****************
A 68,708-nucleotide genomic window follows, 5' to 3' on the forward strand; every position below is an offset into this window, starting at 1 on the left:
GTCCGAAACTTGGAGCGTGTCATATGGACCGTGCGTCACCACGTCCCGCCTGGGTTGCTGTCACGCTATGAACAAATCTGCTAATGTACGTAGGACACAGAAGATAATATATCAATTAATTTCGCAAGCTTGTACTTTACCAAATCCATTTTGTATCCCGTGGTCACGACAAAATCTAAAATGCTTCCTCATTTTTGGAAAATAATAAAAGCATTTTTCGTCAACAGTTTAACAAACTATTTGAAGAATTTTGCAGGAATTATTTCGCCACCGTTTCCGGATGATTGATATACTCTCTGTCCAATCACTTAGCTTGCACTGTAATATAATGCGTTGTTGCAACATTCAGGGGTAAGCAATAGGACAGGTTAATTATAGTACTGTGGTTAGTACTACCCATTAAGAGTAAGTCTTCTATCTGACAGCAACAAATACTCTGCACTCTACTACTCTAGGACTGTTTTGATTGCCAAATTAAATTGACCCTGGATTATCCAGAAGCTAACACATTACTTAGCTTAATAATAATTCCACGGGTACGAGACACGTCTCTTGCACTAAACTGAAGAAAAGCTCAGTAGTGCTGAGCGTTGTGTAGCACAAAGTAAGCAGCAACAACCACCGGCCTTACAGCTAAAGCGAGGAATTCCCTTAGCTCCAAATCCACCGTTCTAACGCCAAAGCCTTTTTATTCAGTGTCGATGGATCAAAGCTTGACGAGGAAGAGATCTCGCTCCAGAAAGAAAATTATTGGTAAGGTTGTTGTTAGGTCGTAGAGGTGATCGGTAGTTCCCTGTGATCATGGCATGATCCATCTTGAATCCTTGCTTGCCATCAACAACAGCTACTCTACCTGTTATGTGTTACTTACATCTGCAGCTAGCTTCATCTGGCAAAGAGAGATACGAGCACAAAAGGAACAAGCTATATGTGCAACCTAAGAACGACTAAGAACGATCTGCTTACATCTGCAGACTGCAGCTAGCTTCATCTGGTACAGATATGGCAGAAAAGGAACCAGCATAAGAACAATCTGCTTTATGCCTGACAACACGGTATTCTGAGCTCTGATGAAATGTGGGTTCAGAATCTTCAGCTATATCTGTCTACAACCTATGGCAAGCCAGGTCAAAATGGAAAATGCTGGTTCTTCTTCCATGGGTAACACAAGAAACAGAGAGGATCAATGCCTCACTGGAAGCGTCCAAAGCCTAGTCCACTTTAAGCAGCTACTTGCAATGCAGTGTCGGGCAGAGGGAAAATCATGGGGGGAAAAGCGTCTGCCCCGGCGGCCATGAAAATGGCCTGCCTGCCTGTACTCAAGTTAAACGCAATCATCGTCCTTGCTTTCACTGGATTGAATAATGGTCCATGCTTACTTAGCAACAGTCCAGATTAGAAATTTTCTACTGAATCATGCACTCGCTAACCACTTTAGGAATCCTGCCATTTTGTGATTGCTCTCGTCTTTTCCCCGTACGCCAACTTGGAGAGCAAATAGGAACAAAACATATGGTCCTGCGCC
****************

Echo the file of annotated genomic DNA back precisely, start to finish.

A 68,708-nucleotide genomic window follows, 5' to 3' on the forward strand; every position below is an offset into this window, starting at 1 on the left:
GTCCGAAACTTGGAGCGTGTCATATGGACCGTGCGTCACCACGTCCCGCCTGGGTTGCTGTCACGCTATGAACAAATCTGCTAATGTACGTAGGACACAGAAGATAATATATCAATTAATTTCGCAAGCTTGTACTTTACCAAATCCATTTTGTATCCCGTGGTCACGACAAAATCTAAAATGCTTCCTCATTTTTGGAAAATAATAAAAGCATTTTTCGTCAACAGTTTAACAAACTATTTGAAGAATTTTGCAGGAATTATTTCGCCACCGTTTCCGGATGATTGATATACTCTCTGTCCAATCACTTAGCTTGCACTGTAATATAATGCGTTGTTGCAACATTCAGGGGTAAGCAATAGGACAGGTTAATTATAGTACTGTGGTTAGTACTACCCATTAAGAGTAAGTCTTCTATCTGACAGCAACAAATACTCTGCACTCTACTACTCTAGGACTGTTTTGATTGCCAAATTAAATTGACCCTGGATTATCCAGAAGCTAACACATTACTTAGCTTAATAATAATTCCACGGGTACGAGACACGTCTCTTGCACTAAACTGAAGAAAAGCTCAGTAGTGCTGAGCGTTGTGTAGCACAAAGTAAGCAGCAACAACCACCGGCCTTACAGCTAAAGCGAGGAATTCCCTTAGCTCCAAATCCACCGTTCTAACGCCAAAGCCTTTTTATTCAGTGTCGATGGATCAAAGCTTGACGAGGAAGAGATCTCGCTCCAGAAAGAAAATTATTGGTAAGGTTGTTGTTAGGTCGTAGAGGTGATCGGTAGTTCCCTGTGATCATGGCATGATCCATCTTGAATCCTTGCTTGCCATCAACAACAGCTACTCTACCTGTTATGTGTTACTTACATCTGCAGCTAGCTTCATCTGGCAAAGAGAGATACGAGCACAAAAGGAACAAGCTATATGTGCAACCTAAGAACGACTAAGAACGATCTGCTTACATCTGCAGACTGCAGCTAGCTTCATCTGGTACAGATATGGCAGAAAAGGAACCAGCATAAGAACAATCTGCTTTATGCCTGACAACACGGTATTCTGAGCTCTGATGAAATGTGGGTTCAGAATCTTCAGCTATATCTGTCTACAACCTATGGCAAGCCAGGTCAAAATGGAAAATGCTGGTTCTTCTTCCATGGGTAACACAAGAAACAGAGAGGATCAATGCCTCACTGGAAGCGTCCAAAGCCTAGTCCACTTTAAGCAGCTACTTGCAATGCAGTGTCGGGCAGAGGGAAAATCATGGGGGGAAAAGCGTCTGCCCCGGCGGCCATGAAAATGGCCTGCCTGCCTGTACTCAAGTTAAACGCAATCATCGTCCTTGCTTTCACTGGATTGAATAATGGTCCATGCTTACTTAGCAACAGTCCAGATTAGAAATTTTCTACTGAATCATGCACTCGCTAACCACTTTAGGAATCCTGCCATTTTGTGATTGCTCTCGTCTTTTCCCCGTACGCCAACTTGGAGAGCAAATAGGAACAAAACATATGGTCCTGCGCC